From the Issue: From the Office of the President
Written by Bwog Staff
We continue to respect our heritage/amorous affair with our mother-magazine, The Blue & White by posting each issue of the magazine online. The latest issue, available this week around campus, is a cornucopia of delights: an interview with Dean Peter Awn; the quixotic quest for a Quidditch team; and a reflection on Columbia’s recent media malaise. In this month’s cover story, the magazine staff seek to untangle the roots of the peculiar power of the Columbia presidency.
By the time the typical Columbia undergraduate stands on Low Plaza in mid-May decked out in a light blue graduation gown, the number of times that he or she has been in Columbia President Lee C. Bollinger’s presence can likely be counted on one hand. Most students possess a fleeting memory of Bollinger giving his short speech during Convocation at the kickoff of NSOP week, after which he disappears into the depths of the hallowed Low rotunda. Perhaps they saw him once at the yearly Fun Run, in Dodge Fitness Center at a rowing machine, or at a fireside chat for the luckier members of the student body.
At the University of Michigan, students who attended college during Bollinger’s stint as the school’s president from 1996 until he took office at Columbia in 2002 knew a far different Bollinger. The Bollinger of Michigan seems a little more laid back than the man many Columbains know today—instead of political figures like then United Nations Secretary General Kofi Annan and New York Mayor Michael Bloomberg who made a show at Bollinger’s Columbia inauguration, students at Michigan were graced with hot dogs and rock and roll when Bollinger stepped in. A story from The Michigan Daily in 1997 reported that he even opened his home to a group of roaring drunk students after a football victory. Barring behavioral differences, Bollinger’s interests at Michigan were much the same as they are at Columbia: affirmative action, free speech, global learning, and fundraising and expansion, to name a few. But despite his power as a virtual mayor of Ann Arbor and his success in taking an affirmative action case to the Supreme Court, his ambitions and personality never manifested so fully or freely as they have from within Columbia’s Presidential Manor.
It is obvious that the Bollinger of Michigan was substantially different from the Bollinger of Columbia. What is not so easy to observe is whether that is a function of Bollinger himself, or the office in which his desk resides. The answer to the riddle may lie buried in the graves of two successively moldering Columbia presidents of yore: Seth Low and Nicholas Murray Butler.
Low, who served as Columbia’s 11th President from 1890 to 1901, became known as the “Great Harmonizer” thanks to his flair for institutional politics and administration. Known best for moving the campus to Morningside, Low also laid the ground for future growth and power when he consolidated Columbia’s schools into one cohesive university and preempted movements towards professorial autonomy by creating a centrally-controlled University Council to channel and manage faculty input on university matters. Low’s political prowess as well (he was the Mayor of Brooklyn from 1881 to 1885 and served as the second mayor of the newly consolidated New York City after his presidency) served to establish shortand long-term ties between the university and the city that would benefit presidents to come. When Low departed his newly minted campus, he left the office of the president with great power and even greater potential for growth.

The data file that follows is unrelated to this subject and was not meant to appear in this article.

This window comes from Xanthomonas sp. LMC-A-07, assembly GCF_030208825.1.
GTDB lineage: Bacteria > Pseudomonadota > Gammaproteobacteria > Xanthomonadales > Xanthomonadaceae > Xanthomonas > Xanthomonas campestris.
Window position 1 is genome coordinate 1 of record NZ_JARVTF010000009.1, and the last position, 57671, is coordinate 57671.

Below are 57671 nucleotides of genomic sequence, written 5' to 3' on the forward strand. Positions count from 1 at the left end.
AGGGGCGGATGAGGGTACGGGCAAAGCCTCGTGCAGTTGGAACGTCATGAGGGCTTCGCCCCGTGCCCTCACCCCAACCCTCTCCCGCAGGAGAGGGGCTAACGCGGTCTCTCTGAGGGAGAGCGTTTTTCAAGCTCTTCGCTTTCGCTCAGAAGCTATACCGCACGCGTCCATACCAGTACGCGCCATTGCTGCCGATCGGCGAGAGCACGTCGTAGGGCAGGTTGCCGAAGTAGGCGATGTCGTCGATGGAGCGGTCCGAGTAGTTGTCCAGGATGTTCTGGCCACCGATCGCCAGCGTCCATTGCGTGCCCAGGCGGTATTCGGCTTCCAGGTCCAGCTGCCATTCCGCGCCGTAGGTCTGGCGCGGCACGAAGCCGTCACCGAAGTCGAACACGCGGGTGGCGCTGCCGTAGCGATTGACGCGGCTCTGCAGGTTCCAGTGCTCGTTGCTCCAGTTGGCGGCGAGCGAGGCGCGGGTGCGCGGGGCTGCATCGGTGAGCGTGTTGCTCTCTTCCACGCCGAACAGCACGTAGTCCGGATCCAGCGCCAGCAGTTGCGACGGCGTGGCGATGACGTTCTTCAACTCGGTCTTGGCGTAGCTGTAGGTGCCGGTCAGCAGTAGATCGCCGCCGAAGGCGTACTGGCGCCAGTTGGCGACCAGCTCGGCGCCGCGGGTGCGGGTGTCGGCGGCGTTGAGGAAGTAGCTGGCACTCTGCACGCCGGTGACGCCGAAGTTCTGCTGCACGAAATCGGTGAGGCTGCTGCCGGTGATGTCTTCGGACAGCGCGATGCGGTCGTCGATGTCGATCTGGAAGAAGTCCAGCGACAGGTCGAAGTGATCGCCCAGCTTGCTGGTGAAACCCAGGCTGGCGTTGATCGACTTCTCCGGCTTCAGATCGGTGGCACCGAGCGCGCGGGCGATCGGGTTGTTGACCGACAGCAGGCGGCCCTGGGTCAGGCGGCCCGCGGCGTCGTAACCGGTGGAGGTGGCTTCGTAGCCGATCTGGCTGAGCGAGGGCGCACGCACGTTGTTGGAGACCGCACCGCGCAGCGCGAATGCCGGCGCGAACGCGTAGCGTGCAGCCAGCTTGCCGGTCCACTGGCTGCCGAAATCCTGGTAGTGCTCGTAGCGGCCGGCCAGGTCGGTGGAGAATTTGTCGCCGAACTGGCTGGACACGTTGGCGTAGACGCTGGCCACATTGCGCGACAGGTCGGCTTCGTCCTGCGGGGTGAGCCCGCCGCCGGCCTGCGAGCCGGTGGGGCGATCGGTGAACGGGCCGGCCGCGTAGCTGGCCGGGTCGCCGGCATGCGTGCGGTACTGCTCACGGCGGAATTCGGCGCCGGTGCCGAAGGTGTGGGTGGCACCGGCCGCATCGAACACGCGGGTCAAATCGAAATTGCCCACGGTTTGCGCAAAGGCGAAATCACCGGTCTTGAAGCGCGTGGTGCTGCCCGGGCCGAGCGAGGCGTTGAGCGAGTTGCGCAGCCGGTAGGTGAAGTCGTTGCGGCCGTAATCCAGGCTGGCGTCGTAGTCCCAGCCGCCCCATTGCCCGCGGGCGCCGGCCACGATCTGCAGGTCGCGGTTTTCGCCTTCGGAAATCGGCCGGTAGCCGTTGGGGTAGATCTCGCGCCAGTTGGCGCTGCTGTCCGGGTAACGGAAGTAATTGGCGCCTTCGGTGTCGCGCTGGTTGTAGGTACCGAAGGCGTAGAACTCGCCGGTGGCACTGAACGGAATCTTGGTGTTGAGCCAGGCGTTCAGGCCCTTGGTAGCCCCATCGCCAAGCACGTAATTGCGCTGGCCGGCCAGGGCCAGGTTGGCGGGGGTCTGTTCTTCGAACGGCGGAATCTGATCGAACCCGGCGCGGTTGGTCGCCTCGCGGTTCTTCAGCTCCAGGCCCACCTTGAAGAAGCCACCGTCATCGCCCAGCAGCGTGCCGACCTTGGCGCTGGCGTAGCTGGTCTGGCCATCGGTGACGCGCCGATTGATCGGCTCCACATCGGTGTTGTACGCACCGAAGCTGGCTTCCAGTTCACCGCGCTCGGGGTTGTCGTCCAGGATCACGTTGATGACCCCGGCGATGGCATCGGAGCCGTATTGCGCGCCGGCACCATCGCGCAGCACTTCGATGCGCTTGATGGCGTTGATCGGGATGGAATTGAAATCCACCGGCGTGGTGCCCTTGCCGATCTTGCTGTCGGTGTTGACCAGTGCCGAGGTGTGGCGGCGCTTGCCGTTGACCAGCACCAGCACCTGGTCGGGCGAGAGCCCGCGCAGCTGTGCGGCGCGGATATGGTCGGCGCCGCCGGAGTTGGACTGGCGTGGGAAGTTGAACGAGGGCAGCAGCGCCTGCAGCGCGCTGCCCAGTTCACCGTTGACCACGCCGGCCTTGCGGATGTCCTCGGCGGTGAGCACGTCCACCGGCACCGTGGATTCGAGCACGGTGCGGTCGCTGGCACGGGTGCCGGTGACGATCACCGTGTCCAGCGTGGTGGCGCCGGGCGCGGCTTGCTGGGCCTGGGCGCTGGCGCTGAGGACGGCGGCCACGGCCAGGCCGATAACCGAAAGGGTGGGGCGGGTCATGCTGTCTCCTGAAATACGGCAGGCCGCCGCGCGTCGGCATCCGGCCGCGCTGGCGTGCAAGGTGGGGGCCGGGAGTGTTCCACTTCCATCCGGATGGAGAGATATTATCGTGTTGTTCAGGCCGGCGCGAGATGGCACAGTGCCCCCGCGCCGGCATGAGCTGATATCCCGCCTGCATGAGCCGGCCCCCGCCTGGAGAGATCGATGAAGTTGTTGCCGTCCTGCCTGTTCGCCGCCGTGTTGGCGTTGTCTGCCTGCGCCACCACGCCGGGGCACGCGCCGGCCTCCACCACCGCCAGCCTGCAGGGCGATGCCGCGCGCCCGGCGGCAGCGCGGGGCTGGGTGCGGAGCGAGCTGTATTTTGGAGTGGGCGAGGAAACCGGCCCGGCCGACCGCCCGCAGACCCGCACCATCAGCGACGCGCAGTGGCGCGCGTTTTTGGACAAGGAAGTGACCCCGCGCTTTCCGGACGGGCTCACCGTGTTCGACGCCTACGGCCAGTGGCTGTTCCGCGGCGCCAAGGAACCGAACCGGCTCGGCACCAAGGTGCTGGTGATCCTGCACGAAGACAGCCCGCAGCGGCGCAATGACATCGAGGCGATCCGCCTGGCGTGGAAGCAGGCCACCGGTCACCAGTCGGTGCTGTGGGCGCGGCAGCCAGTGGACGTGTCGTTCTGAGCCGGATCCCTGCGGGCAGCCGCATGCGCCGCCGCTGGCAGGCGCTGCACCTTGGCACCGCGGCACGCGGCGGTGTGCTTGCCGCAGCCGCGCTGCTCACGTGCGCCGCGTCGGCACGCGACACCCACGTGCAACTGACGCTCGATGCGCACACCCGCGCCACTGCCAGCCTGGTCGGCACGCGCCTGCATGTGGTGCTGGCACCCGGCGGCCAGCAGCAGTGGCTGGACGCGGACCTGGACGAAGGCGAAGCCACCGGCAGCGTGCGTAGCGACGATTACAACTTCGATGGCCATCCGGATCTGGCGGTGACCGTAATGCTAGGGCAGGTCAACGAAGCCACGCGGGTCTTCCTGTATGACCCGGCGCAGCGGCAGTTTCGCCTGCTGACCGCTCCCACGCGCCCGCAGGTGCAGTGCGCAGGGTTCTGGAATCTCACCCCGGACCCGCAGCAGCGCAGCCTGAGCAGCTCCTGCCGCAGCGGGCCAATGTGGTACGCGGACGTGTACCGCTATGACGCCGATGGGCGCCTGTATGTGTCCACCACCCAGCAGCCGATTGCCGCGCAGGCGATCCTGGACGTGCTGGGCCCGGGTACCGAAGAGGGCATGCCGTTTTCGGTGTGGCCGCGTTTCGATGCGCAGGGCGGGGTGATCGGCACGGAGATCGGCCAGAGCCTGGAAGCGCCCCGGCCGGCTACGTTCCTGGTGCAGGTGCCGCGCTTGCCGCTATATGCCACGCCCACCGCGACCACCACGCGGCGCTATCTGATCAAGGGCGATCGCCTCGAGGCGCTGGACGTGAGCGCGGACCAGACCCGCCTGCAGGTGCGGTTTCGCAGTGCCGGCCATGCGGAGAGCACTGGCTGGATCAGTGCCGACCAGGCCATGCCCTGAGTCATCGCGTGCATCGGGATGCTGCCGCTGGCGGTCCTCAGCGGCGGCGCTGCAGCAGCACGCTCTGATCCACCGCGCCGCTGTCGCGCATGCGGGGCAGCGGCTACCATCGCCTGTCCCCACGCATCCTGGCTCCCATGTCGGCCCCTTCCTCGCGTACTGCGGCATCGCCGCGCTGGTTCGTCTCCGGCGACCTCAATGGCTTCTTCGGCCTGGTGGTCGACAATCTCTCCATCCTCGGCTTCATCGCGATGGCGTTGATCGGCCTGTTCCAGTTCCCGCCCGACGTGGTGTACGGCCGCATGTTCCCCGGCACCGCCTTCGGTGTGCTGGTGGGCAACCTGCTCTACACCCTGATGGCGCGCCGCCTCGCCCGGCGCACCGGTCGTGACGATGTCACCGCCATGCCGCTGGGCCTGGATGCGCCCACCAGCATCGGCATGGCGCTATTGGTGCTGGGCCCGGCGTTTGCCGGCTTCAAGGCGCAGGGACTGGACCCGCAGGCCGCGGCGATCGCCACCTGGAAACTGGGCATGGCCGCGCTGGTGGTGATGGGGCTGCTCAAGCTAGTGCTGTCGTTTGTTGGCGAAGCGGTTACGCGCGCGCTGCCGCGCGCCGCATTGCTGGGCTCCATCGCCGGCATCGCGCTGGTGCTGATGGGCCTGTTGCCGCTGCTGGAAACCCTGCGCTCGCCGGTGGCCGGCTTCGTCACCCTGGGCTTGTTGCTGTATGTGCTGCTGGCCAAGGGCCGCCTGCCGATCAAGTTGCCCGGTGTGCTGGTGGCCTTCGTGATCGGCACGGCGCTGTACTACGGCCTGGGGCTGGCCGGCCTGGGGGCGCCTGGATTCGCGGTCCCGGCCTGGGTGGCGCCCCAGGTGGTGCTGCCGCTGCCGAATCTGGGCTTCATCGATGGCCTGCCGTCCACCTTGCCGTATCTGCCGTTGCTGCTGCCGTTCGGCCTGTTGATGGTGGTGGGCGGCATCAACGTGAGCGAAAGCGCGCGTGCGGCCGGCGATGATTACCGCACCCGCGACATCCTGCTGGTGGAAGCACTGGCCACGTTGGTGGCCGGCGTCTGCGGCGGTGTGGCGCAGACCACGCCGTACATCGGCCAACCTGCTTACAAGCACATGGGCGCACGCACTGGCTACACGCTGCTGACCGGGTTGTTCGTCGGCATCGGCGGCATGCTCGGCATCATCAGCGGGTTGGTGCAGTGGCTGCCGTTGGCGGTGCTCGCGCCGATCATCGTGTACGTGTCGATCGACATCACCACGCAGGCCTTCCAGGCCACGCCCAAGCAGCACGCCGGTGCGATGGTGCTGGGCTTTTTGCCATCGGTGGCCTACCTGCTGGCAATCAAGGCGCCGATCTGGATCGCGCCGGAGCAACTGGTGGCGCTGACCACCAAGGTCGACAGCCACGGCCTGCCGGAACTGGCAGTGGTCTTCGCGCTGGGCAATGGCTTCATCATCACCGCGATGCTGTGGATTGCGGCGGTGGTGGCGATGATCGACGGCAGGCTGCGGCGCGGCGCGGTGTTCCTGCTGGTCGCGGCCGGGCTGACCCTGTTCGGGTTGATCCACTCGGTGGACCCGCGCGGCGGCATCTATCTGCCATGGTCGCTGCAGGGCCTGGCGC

Butler, who stepped in after Low (from 1902 to 1945), clasped hold of that power and took it a step farther. Columbia under Low “was a small operation,” says Roberta and William Campbell Professor of the Humanities and Butler biographer Michael Rosenthal. Butler, “made it huge.” Much of this was self-serving—Butler was the first president to consciously and actively use the university as a springboard to larger political ambitions. While in office he conducted several bids for the Republican presidential nomination. To these ends, Barnard History Professor and avid Columbiana chronicler Robert McCaughey cautiously notes, Butler sought to gain wealth and power for the university by stacking “money people,” or rich outsiders, onto the board of trustees. It is not inconsequential in considering the growth of presidential power and centralization under Butler to remember that he was a fascist. An admirer of Benito Mussolini and early Adolf Hitler, Butler even brought a Nazi diplomat to the university in 1933 to defend Hitler’s policies. This unfortunate disposition no doubt influenced the way Butler addressed administrative change and power during his tenure. By the time Bulter left the university, it had been bolstered financially, gained prestige through its expansions, and power by its ever-growing ties to external institutions.
It is hard to argue with Rosenthal’s assertion that, in the early 20th century, Columbia presidents were titans. So were many presidents of prestigious universities at that time, but Butler went so far as to view the Columbia presidency as second only to the presidency of the United States. But expansions, organizational innovations, and the ever-present need to raise more and more money from further and further outside the gates have limited the ability of many subsequent presidents to match Low and Butler. The job becomes all-consuming and requires the delegation of tasks, fracturing the potential powers of the president among subordinate offices (George Eric Rupp, in power from 1993 to 2002, was notorious for this with his exceptionally strong provost position). Columbia, by virtue of its growth and prestige, it appears, has historically bucked the Low-Butler presidential image.